Kabura-sushi consists of a fillet of yellowtail wrapped in a slice of pickled kabu turnip and marinated in koji rice malt, an essential ingredient in making sake. This creates a flavor bomb of salty sweetness. Koji marination has recently become popular in western cuisine for creating a "dry-aged" effect on cuts of beef. Give it a try, and you might discover why it is a beloved flavor representative of Kanazawa’s winter cuisine when yellowtail is in season.
Japanese curry is unlike any other curry in the world, and Kanazawa curry has its own signature that sets it apart even within its home country. For those who haven't tried Japanese curry, it often lacks the spicy kick of curry from other parts of the world, instead, working as an easy-to-eat, slightly sweet, slightly spicy complement to vegetables and various types of meat.
Kanazawa curry is known for its rich, almost chocolate color with a thicker consistency than most Japanese curries. It is often paired with a deep-fried fillet of pork known as tonkatsu and served with a generous portion of rice and shredded cabbage. It's a gut-filling meal that can be made lighter by substituting other types of meat (including non-fried varieties) or even vegan and vegetarian options at some shops. Kanazawa curry has made its way into shops overseas but try it here in the birthplace of this delicious dish!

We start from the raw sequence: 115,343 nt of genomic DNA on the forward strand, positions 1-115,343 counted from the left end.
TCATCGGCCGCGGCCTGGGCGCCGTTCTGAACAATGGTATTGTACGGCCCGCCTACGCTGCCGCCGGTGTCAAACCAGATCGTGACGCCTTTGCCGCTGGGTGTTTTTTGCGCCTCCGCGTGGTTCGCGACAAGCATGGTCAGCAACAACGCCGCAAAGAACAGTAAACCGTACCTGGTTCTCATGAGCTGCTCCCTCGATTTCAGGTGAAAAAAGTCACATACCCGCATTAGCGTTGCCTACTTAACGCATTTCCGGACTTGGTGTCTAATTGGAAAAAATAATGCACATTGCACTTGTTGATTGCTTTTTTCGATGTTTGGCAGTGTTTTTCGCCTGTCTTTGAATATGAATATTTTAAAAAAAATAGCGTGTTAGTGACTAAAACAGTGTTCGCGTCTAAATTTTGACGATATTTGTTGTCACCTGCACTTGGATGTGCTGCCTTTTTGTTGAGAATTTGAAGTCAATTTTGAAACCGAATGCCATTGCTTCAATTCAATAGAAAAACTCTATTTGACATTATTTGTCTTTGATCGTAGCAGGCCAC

Gold Leaf Ice Cream
Although Kanazawa is famous in Japan for the quality and variety of wagashi (Japanese sweets served with tea), you can’t visit Kanazawa without trying its unique style of ice cream. With a nod to Kanazawa's history of traditional crafts, enjoy ice cream covered in gold leaf foil, a decadent treat that will shock friends, family, and social media followers alike.
Gold leaf crafting has been a specialty of Kanazawa for centuries; Kanazawa literally translates to "marsh of gold." The master artisans here can hammer gold into a leaf 1/10,000 of a millimeter in thickness, so thin that it can neither be tasted nor felt in your mouth, leaving only the aesthetic value of eating gold-covered ice cream and the envy of your friends.
From comfort foods that evoke the flavors of home to exotic and even extravagant foods that tantalize the eyes and taste buds alike, Kanazawa is a paradise for those adventurous enough to explore its gastronomic world. So what are you waiting for? Come and eat your way through our wonderful city!